Associate Director, Research
Alan Cooperman is the associate director for research at the Pew Research Center’s Forum on Religion & Public Life. He came to the Pew Research Center in 2009 after a 27-year career in journalism, the last 10 years of which were at The Washington Post.
During his decade at the Post, he worked in many parts of the newsroom, including five years as a national staff writer covering religion. He also served as deputy foreign editor, senior editor of the Post's book review section and national security editor. In the latter capacity, he helped oversee the Post's Pulitzer Prize-winning coverage of the aftermath of the 9/11 terrorist attacks.
Before joining the Post in 1999, Alan was foreign editor of U.S. News & World Report, where he oversaw eight foreign bureaus and a staff of Washington-based reporters covering the Pentagon, State Department, National Security Council and intelligence agencies.
Alan also spent eight years as a foreign correspondent. Six of those years were in Moscow as a reporter for the Associated Press (1990-1994) and bureau chief for U.S. News & World Report (1994-1996), a period in which he covered the breakup of the Soviet Union, economic upheaval in Russia and the wars in Chechnya and Nagorno-Karabakh. He won numerous awards for his coverage, particularly for a joint investigation (with CBS's 60 Minutes) of nuclear smuggling from the former USSR.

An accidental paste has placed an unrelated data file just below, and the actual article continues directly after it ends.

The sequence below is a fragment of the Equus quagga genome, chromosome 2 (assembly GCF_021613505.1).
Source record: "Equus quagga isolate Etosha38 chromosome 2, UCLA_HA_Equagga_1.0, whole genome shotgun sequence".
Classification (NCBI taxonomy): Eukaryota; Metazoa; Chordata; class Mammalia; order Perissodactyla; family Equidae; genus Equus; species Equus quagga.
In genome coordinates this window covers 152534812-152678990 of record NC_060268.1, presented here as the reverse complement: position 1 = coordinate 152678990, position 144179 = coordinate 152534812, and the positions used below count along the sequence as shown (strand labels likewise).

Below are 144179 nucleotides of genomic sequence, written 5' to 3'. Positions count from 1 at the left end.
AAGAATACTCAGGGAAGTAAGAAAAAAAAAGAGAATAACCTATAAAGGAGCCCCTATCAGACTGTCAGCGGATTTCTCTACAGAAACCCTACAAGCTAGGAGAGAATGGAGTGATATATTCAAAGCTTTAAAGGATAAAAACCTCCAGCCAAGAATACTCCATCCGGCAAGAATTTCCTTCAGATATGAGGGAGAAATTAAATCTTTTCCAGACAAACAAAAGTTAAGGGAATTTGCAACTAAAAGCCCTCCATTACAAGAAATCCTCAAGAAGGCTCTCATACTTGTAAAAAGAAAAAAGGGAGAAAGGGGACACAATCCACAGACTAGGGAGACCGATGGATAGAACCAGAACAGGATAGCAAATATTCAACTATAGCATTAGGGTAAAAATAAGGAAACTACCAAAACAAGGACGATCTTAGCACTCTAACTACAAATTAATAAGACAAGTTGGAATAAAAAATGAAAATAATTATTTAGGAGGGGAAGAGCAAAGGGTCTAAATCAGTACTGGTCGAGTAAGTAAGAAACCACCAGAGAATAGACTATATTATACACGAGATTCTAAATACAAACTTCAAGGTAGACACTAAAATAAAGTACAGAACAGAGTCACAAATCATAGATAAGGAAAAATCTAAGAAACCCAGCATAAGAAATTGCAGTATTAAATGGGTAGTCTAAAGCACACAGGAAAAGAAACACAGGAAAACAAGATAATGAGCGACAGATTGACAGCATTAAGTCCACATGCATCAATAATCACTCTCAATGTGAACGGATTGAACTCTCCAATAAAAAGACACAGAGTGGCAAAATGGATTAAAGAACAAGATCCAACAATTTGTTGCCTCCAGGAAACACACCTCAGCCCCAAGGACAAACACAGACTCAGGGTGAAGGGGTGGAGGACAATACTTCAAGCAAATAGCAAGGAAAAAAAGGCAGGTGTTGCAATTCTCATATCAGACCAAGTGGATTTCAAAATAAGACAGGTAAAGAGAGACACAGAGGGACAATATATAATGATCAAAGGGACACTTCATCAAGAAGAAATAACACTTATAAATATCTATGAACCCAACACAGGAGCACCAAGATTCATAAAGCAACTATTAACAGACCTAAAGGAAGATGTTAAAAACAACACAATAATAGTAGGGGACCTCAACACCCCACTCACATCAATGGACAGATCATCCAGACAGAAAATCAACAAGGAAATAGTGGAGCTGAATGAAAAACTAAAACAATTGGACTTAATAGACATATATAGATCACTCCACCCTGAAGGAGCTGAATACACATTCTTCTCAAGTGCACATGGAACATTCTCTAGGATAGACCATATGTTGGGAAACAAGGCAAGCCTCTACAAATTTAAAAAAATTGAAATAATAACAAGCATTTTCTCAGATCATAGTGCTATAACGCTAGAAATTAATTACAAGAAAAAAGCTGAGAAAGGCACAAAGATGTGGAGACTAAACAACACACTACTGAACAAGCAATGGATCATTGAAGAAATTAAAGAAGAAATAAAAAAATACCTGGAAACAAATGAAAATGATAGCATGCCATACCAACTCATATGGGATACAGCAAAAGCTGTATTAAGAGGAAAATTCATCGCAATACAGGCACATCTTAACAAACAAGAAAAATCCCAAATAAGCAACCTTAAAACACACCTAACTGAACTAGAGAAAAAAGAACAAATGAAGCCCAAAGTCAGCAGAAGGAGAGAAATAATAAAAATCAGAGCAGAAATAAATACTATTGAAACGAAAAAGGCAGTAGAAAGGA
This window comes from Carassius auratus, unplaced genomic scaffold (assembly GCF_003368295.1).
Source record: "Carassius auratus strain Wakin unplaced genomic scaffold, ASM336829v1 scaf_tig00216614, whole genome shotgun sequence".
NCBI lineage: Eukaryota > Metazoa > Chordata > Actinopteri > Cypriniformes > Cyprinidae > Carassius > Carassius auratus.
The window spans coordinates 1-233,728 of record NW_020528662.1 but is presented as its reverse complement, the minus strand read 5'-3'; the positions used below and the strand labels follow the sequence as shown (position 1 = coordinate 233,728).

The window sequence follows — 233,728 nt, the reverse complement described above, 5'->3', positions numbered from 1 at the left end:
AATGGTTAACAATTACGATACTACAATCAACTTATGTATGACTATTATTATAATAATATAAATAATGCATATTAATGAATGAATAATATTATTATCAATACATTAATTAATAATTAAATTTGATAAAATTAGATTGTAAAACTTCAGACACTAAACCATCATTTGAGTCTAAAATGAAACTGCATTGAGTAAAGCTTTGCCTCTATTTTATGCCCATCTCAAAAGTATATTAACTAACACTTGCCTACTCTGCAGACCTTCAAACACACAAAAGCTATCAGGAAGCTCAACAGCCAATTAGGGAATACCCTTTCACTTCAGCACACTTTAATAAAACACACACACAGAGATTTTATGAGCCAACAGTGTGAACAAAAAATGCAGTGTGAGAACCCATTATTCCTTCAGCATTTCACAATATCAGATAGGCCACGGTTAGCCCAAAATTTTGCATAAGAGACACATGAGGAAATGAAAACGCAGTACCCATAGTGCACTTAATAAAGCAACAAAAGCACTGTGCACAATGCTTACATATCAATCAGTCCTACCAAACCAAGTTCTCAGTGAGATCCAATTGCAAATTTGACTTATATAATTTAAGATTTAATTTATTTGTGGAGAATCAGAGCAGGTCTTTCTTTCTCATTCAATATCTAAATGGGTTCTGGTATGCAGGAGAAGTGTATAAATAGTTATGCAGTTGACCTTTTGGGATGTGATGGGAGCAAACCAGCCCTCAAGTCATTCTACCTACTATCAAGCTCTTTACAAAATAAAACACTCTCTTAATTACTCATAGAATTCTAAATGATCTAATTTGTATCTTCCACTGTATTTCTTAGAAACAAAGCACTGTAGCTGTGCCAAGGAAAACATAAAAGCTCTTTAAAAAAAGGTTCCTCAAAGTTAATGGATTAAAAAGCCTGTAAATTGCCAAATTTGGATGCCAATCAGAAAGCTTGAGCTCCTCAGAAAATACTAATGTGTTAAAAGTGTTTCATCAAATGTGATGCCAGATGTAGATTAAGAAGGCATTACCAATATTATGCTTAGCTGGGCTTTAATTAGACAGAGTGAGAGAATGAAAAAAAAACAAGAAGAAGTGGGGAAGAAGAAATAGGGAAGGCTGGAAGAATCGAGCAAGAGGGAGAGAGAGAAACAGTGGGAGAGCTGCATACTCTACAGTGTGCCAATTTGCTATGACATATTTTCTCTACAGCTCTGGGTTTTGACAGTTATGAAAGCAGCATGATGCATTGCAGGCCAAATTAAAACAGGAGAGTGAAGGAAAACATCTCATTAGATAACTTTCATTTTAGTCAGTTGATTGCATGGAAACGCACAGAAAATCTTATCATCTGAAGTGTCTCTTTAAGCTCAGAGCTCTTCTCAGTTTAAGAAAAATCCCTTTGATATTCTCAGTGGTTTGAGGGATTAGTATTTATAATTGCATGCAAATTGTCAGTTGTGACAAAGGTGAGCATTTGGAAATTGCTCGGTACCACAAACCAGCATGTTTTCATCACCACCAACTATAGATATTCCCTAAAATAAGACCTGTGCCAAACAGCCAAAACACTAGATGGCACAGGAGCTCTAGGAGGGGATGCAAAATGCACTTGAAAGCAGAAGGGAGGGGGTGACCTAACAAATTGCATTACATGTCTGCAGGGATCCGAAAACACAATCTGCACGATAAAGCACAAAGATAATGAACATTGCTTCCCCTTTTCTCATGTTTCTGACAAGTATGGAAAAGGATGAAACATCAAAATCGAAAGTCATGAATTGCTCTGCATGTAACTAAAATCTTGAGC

Alan also spent two years (1996-1998) in Jerusalem as Middle East bureau chief for U.S. News & World Report, where he reported from seven countries, including Iraq under Saddam Hussein.
He graduated magna cum laude, Phi Beta Kappa from Harvard in 1982 and started in professional journalism at the Berkshire Eagle in Pittsfield, Mass., where his reporting led to the investigation and conviction of the Berkshire County treasurer for embezzlement.
He lives with his wife and two sons in Washington, D.C.